Pull My Finger

The 2010 Hurricane Season started on June 1, and the forecast for this year sounds bad. Predictions are calling for 14-23 named storms, with 8-14 hurricanes, 7 going onto land, and 3 to 7 of those to be "major" hurricanes (category 3 or higher - winds of at least 111 mph). So, even after admitting the inaccuracies in the predictions, there is still a good chance that we'll run through most of the allotted storm names before the season ends on November 30th.
Alex, Bonnie, Colin, Danielle, Earl, Fiona, Gaston, Hermine, Igor, Julia, Karl, Lisa, Matthew, Nicole, Otto, Paula. Richard, Shary, Tomas, Virginie, Walter
For those of you who have been following along, Alex was also the name of the first hurricane of 2004. While Alex's eye did not make landfall, the storm was close enough to the eastern coast to wreak a lot of damage. And then Bonnie, Colin, Danielle, and Earl were also hurricanes in 1998, although Earl has already made five appearances (1980, 1986, 1992, 1998, and 2004), so he has really worn out his welcome
We can only hope that when the storms do come that they don't pick on the unprepared and that they just dump some rain where it's needed. Then, when the Jamboree rolls around at the end of November, we'll have something to celebrate and give thanks for.
This Non Sequitur cartoon on Monday made me chuckle. Maybe it will give us something to laugh about when we are cowering in our closet:

Thursday, May 27, 2010

Sit Down a Spell

My mission yesterday was to finish an idea I've had for a few years: to build a bench beside our firepit. I wanted to use rustic wood and not finished lumber, so my project started at Tom's Cypress, a cypress lumberyard in Waldo. I selected a couple choice planks,  couple stump/knee pieces, and two limbs (that I ended up not using at all) for $172, and hauled them home in my pickup.

The lumber sat for two days before I could arrange some time to devote to the task, plus I was rolling over my approach in my mind and making sketches to be sure I didn't screw up. I did not want to have to buy more stock. Then on Wednesday, I gathered my material and tools to see what else I needed.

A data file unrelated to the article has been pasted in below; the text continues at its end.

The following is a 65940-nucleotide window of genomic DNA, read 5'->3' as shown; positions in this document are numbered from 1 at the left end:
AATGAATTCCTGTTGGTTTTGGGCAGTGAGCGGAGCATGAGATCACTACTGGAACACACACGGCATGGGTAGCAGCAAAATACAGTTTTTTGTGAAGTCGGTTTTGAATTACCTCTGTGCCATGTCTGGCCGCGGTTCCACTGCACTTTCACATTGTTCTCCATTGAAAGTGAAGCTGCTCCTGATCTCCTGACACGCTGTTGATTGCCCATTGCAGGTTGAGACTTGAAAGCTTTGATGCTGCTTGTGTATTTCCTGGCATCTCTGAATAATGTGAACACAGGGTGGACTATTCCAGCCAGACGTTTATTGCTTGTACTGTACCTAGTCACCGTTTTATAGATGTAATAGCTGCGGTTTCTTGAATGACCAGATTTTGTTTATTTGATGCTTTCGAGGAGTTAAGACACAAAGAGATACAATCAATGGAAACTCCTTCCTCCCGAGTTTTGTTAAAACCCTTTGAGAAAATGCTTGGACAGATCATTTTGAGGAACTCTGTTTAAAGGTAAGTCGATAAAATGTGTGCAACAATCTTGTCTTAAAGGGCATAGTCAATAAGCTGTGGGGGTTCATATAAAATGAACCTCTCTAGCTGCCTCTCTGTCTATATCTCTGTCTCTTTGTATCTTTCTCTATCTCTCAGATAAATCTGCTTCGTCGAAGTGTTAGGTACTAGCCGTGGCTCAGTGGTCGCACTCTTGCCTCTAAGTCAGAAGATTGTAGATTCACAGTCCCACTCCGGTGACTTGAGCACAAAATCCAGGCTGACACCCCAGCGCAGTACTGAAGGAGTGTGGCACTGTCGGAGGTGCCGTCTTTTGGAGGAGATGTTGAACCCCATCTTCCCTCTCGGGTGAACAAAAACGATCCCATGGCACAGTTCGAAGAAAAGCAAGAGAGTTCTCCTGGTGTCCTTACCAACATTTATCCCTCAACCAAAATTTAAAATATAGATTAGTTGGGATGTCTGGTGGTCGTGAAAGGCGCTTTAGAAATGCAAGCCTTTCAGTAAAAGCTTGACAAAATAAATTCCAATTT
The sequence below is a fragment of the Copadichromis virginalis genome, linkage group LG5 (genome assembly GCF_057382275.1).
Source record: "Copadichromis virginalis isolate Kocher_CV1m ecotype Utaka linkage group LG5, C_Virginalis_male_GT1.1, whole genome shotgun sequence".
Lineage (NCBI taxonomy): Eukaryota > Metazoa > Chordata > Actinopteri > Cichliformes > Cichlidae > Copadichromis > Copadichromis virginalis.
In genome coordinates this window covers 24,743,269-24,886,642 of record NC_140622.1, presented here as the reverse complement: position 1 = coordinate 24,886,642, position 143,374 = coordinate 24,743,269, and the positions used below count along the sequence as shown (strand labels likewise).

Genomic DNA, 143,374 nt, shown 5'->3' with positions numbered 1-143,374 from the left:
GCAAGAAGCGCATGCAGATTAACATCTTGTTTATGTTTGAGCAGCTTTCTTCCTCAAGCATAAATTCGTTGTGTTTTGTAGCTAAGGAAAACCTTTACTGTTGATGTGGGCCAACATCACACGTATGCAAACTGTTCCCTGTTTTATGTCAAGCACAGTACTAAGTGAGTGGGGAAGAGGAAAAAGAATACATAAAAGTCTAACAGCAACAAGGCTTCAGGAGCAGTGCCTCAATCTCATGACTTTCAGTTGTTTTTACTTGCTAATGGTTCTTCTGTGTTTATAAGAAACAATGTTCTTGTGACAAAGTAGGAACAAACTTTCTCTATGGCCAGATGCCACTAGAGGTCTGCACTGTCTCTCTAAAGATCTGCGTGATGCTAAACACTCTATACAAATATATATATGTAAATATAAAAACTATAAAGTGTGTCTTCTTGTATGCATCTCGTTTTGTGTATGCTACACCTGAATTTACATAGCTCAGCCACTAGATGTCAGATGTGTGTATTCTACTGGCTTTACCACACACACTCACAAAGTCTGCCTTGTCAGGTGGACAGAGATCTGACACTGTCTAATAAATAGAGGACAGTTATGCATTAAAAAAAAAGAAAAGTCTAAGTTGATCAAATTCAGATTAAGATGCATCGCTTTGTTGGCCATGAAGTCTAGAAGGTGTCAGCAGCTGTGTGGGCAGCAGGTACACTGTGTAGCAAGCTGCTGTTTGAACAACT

I thought I needed a couple large flat-headed lag screws, but a trip to the Melrose Ace Hardware showed me that there was no such thing. All the big lag screws had hex heads. So, I came up with an alternate plan using nails, glue, and screws that I had on hand and moved on to laying out the bench.

After positioning the pieces and deciding on a plan, I fired up the chainsaw for some cuts to the supporting posts. This went a lot better than I had imagined, so I was feeling pretty cocky as I began the assembly phase. I placed some Gorilla glue on the top of the bench supports and drove two large nails into each support. Then I mounted the back to the supporting posts with four screws. This step took a while because three of the screws broke in the process. Predrilling holes for the screws probably would have been a good idea, but I lacked a bit long enough to do that, so I blundered on.
After assembly, the angle of the back and the levelness of the bench were acceptable, so I was relieved and proud that it had happened without a major failure.

Spyke and I tried it out for a few minutes and then I recruited her to help me finish it. First we stained the bench and back, and then we let it dry for 4 hours. The stain really brought out the red color in the grain and made a big difference in the appearance.
As soon as the stain dried, we applied one coat of clear satin  polyurethane sealer to help the bench withstand the abuses of sun and weather. It is now ready for prime time. The only thing it needs now is some friends to sit on it and a flickering campfire in front of it while we watch the the lake at sunset.
So come on over and sit a spell.

Wednesday, May 26, 2010

I Love Squirrels

My recent acquisition of the Squirrelinator, an air rifle that can deliver a pellet about the size of a peppercorn to a precision target 30 yards away at speeds up to 1000 fps has caused some of you to call me a squirrel hater. I just want to set the record straight.